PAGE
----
Year 2000 Computing Crisis:
Readiness of Medicare and the Health Care Sector
T-AIMD-99-160, Apr 27, 1999
Pursuant to a congressional request, GAO discussed the readiness of automated systems that support the nation's delivery of health benefits and services to function reliably without interruption through the turn of the century.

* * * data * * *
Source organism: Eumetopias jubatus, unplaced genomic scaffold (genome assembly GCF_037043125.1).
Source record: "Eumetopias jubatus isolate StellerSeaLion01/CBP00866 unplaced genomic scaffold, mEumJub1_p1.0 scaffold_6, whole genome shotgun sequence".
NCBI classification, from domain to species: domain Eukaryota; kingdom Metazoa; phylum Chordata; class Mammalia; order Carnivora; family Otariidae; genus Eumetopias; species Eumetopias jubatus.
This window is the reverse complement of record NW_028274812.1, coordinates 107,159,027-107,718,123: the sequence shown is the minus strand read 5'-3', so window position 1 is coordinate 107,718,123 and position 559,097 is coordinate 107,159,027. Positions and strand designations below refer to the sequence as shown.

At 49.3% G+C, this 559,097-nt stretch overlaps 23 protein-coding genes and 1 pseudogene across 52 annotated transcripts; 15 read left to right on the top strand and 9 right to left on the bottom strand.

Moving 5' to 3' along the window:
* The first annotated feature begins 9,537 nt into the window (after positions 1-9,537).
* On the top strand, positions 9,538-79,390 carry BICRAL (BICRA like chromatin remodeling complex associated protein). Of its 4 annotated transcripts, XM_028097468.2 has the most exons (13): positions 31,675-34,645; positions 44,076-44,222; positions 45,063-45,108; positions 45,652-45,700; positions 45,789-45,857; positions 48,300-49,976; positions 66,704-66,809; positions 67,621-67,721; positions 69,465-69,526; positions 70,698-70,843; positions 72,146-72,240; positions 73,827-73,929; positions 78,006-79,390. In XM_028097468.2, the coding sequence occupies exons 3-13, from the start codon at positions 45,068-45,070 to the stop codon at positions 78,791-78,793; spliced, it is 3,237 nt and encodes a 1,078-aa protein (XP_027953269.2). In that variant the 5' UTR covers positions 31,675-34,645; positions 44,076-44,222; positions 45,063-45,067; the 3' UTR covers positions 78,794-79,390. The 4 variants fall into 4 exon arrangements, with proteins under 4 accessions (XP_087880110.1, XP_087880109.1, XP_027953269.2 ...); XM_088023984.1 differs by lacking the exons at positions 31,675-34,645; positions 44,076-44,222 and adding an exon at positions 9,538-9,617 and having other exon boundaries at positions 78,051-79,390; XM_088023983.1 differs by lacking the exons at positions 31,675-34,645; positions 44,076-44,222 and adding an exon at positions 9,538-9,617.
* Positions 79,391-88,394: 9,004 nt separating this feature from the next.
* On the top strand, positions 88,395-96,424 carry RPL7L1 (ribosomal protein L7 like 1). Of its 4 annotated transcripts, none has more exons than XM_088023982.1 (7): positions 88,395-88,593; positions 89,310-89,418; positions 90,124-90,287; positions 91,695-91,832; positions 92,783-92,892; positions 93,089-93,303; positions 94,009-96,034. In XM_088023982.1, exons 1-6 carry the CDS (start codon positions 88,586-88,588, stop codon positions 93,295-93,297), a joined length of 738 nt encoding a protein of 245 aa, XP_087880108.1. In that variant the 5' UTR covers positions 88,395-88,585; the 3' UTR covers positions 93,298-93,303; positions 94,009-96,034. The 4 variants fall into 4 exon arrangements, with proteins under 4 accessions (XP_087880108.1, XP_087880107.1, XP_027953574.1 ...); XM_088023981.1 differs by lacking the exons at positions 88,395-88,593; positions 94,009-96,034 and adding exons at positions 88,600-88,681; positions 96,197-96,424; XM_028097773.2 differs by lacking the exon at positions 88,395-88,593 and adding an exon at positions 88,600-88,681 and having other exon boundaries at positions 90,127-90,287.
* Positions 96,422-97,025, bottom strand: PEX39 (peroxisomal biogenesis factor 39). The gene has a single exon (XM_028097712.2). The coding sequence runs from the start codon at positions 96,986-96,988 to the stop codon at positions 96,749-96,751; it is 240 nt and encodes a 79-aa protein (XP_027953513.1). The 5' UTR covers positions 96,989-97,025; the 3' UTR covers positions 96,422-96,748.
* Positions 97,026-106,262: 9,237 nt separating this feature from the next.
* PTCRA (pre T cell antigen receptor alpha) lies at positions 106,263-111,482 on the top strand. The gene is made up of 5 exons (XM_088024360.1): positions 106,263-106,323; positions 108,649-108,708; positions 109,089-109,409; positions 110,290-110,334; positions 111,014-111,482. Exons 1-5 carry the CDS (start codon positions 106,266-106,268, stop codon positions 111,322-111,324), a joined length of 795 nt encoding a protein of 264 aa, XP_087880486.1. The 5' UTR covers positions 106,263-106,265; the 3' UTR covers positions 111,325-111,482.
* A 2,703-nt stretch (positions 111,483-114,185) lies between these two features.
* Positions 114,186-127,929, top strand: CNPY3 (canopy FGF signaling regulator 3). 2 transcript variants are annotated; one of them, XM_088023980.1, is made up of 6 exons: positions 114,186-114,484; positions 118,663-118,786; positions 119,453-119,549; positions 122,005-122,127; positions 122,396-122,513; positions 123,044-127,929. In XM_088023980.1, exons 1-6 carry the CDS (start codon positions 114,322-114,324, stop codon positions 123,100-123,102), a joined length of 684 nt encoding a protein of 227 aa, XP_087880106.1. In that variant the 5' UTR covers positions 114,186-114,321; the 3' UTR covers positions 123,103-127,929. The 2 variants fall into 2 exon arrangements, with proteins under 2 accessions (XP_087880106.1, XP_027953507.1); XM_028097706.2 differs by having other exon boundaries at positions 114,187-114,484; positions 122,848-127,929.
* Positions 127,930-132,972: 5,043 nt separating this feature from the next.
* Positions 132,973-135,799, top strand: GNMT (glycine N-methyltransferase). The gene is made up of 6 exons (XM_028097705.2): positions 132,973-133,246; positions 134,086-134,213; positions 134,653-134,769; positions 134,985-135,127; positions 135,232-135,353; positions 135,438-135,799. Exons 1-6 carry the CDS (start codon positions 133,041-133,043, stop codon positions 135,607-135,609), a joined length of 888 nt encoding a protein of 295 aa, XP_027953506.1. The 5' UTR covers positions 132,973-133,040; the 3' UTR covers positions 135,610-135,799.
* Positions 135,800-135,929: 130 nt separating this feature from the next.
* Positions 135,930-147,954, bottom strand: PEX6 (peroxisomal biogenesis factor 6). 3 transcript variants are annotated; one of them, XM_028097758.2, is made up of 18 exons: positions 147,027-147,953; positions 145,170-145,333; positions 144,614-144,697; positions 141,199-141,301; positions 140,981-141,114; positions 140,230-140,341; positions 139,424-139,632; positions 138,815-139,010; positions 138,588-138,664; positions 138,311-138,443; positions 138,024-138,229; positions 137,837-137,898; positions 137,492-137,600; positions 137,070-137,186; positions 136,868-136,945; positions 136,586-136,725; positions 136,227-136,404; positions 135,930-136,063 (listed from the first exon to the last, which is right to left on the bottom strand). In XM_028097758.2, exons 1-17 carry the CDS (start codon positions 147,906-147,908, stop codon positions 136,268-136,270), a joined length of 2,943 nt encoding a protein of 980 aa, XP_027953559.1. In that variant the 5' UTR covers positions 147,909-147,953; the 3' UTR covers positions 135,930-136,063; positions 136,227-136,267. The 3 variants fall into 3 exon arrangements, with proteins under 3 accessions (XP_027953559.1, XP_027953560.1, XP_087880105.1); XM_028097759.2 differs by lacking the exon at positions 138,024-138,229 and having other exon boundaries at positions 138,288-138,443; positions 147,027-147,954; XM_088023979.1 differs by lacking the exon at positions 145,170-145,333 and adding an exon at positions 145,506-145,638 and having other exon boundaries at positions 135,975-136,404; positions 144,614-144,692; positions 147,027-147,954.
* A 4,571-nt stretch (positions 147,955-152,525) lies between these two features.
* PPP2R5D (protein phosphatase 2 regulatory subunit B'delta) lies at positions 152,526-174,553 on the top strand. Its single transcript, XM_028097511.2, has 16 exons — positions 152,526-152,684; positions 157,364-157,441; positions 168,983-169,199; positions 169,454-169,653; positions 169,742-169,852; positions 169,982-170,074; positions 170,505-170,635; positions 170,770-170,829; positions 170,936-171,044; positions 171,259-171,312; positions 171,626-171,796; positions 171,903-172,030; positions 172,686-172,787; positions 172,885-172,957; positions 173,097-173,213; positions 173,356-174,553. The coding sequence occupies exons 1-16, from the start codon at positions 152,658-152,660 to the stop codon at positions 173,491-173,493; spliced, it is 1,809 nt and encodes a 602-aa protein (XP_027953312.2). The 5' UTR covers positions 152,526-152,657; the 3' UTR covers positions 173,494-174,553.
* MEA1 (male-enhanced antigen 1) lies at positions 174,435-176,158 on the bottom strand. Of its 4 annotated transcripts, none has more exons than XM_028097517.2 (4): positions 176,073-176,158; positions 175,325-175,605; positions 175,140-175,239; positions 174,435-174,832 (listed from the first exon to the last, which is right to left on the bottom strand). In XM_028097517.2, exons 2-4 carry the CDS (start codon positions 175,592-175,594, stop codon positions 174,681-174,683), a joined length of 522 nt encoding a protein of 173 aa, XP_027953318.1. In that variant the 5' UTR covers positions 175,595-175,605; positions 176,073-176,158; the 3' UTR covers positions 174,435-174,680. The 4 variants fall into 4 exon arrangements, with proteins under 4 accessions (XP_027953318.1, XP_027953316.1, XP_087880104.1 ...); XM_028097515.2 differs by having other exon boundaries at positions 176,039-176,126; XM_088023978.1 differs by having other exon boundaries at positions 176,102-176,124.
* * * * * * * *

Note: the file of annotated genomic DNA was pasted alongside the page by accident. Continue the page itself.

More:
GAO noted that: (1) the Health Care Financing Administration (HCFA) and its contractors have made progress in addressing Medicare year 2000 issues; (2) however, until HCFA completes its planned recertification between July and November, the final status of the agency's year 2000 compliance will be unknown; (3) given the considerable amount of work that HCFA faces, it is crucial that development and testing of HCFA's business continuity and contingency plans move forward rapidly to avoid the interruption of Medicare claims processing next year; (4) also, because many states' Medicaid systems are at risk, business continuity and contingency plans will become increasingly critical for these states in an effort to ensure continued timely and accurate delivery of benefits to needy Americans; (5) regarding the health sector overall, while additional readiness information is available, much work remains in renovating, testing, and implementing compliant systems; (6) aggressive action is needed in obtaining information on the year 2000 readiness of hospitals, physicians, Medicare providers, and public health agencies; (7) until this information is obtained and publicized, consumers will remain in doubt as to the year 2000 readiness of key health care components; (8) in addition, while compliance status information is available for biomedical equipment through the Food and Drug Administration (FDA) clearinghouse, FDA has not reviewed test results supporting manufacturers' certifications; (9) such a review would provide the American public with a higher level of confidence that biomedical equipment will work as intended; and (10) the public also needs readiness information on specific pharmaceutical manufacturers to address concerns about the stockpiling of drugs and medications.